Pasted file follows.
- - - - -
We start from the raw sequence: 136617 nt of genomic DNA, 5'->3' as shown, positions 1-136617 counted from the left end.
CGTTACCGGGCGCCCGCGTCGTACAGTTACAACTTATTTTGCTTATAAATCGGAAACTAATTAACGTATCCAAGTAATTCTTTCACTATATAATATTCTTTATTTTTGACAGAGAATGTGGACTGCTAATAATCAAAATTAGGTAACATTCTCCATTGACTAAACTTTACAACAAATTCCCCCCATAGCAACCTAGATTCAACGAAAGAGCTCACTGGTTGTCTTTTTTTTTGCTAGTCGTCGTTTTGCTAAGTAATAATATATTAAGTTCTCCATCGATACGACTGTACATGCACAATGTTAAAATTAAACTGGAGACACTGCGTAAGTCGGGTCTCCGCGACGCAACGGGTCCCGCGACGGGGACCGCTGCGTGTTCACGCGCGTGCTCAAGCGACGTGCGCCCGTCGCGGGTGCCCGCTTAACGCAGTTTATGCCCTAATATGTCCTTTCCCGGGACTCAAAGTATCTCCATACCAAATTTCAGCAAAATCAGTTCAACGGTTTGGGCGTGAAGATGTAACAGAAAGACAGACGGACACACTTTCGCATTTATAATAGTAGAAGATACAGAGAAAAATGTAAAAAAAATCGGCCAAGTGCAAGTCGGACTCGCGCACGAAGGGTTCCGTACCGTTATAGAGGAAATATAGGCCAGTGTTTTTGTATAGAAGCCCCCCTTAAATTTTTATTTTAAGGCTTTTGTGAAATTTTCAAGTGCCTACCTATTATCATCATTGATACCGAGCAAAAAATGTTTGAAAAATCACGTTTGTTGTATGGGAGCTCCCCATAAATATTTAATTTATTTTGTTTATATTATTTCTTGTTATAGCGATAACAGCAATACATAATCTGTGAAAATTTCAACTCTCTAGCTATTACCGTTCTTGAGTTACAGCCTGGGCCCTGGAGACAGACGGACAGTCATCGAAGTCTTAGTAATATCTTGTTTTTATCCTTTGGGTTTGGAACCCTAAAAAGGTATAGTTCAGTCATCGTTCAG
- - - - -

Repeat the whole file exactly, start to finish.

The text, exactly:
We start from the raw sequence: 136617 nt of genomic DNA, 5'->3' as shown, positions 1-136617 counted from the left end.
CGTTACCGGGCGCCCGCGTCGTACAGTTACAACTTATTTTGCTTATAAATCGGAAACTAATTAACGTATCCAAGTAATTCTTTCACTATATAATATTCTTTATTTTTGACAGAGAATGTGGACTGCTAATAATCAAAATTAGGTAACATTCTCCATTGACTAAACTTTACAACAAATTCCCCCCATAGCAACCTAGATTCAACGAAAGAGCTCACTGGTTGTCTTTTTTTTTGCTAGTCGTCGTTTTGCTAAGTAATAATATATTAAGTTCTCCATCGATACGACTGTACATGCACAATGTTAAAATTAAACTGGAGACACTGCGTAAGTCGGGTCTCCGCGACGCAACGGGTCCCGCGACGGGGACCGCTGCGTGTTCACGCGCGTGCTCAAGCGACGTGCGCCCGTCGCGGGTGCCCGCTTAACGCAGTTTATGCCCTAATATGTCCTTTCCCGGGACTCAAAGTATCTCCATACCAAATTTCAGCAAAATCAGTTCAACGGTTTGGGCGTGAAGATGTAACAGAAAGACAGACGGACACACTTTCGCATTTATAATAGTAGAAGATACAGAGAAAAATGTAAAAAAAATCGGCCAAGTGCAAGTCGGACTCGCGCACGAAGGGTTCCGTACCGTTATAGAGGAAATATAGGCCAGTGTTTTTGTATAGAAGCCCCCCTTAAATTTTTATTTTAAGGCTTTTGTGAAATTTTCAAGTGCCTACCTATTATCATCATTGATACCGAGCAAAAAATGTTTGAAAAATCACGTTTGTTGTATGGGAGCTCCCCATAAATATTTAATTTATTTTGTTTATATTATTTCTTGTTATAGCGATAACAGCAATACATAATCTGTGAAAATTTCAACTCTCTAGCTATTACCGTTCTTGAGTTACAGCCTGGGCCCTGGAGACAGACGGACAGTCATCGAAGTCTTAGTAATATCTTGTTTTTATCCTTTGGGTTTGGAACCCTAAAAAGGTATAGTTCAGTCATCGTTCAG